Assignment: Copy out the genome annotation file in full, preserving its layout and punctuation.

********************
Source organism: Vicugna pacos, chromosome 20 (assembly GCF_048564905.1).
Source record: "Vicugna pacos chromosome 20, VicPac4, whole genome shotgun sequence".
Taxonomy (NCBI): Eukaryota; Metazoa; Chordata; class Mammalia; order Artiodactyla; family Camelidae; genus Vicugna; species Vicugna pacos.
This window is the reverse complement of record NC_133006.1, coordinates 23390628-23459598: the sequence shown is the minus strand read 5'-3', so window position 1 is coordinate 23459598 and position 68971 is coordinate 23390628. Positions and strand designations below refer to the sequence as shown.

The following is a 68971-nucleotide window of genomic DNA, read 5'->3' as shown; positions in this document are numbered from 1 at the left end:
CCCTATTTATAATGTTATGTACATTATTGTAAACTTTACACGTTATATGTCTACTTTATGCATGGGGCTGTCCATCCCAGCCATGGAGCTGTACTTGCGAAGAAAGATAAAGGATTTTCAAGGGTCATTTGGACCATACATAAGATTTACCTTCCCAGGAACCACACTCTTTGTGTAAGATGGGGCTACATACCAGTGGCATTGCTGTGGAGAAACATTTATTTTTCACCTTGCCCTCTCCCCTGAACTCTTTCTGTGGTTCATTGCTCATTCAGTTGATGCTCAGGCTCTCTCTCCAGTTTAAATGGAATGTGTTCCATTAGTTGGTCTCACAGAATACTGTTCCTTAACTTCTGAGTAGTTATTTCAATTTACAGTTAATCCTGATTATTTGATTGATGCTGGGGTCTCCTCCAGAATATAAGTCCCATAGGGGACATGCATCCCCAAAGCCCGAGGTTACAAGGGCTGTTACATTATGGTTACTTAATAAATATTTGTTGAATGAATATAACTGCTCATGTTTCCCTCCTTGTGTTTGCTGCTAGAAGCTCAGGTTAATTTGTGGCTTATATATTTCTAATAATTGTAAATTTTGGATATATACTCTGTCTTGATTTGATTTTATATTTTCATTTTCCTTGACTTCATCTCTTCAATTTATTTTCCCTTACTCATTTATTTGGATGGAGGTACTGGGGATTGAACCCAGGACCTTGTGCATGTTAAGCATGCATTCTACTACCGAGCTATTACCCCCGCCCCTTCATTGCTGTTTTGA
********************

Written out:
Source organism: Vicugna pacos, chromosome 20 (assembly GCF_048564905.1).
Source record: "Vicugna pacos chromosome 20, VicPac4, whole genome shotgun sequence".
Taxonomy (NCBI): Eukaryota; Metazoa; Chordata; class Mammalia; order Artiodactyla; family Camelidae; genus Vicugna; species Vicugna pacos.
This window is the reverse complement of record NC_133006.1, coordinates 23390628-23459598: the sequence shown is the minus strand read 5'-3', so window position 1 is coordinate 23459598 and position 68971 is coordinate 23390628. Positions and strand designations below refer to the sequence as shown.

The following is a 68971-nucleotide window of genomic DNA, read 5'->3' as shown; positions in this document are numbered from 1 at the left end:
CCCTATTTATAATGTTATGTACATTATTGTAAACTTTACACGTTATATGTCTACTTTATGCATGGGGCTGTCCATCCCAGCCATGGAGCTGTACTTGCGAAGAAAGATAAAGGATTTTCAAGGGTCATTTGGACCATACATAAGATTTACCTTCCCAGGAACCACACTCTTTGTGTAAGATGGGGCTACATACCAGTGGCATTGCTGTGGAGAAACATTTATTTTTCACCTTGCCCTCTCCCCTGAACTCTTTCTGTGGTTCATTGCTCATTCAGTTGATGCTCAGGCTCTCTCTCCAGTTTAAATGGAATGTGTTCCATTAGTTGGTCTCACAGAATACTGTTCCTTAACTTCTGAGTAGTTATTTCAATTTACAGTTAATCCTGATTATTTGATTGATGCTGGGGTCTCCTCCAGAATATAAGTCCCATAGGGGACATGCATCCCCAAAGCCCGAGGTTACAAGGGCTGTTACATTATGGTTACTTAATAAATATTTGTTGAATGAATATAACTGCTCATGTTTCCCTCCTTGTGTTTGCTGCTAGAAGCTCAGGTTAATTTGTGGCTTATATATTTCTAATAATTGTAAATTTTGGATATATACTCTGTCTTGATTTGATTTTATATTTTCATTTTCCTTGACTTCATCTCTTCAATTTATTTTCCCTTACTCATTTATTTGGATGGAGGTACTGGGGATTGAACCCAGGACCTTGTGCATGTTAAGCATGCATTCTACTACCGAGCTATTACCCCCGCCCCTTCATTGCTGTTTTGA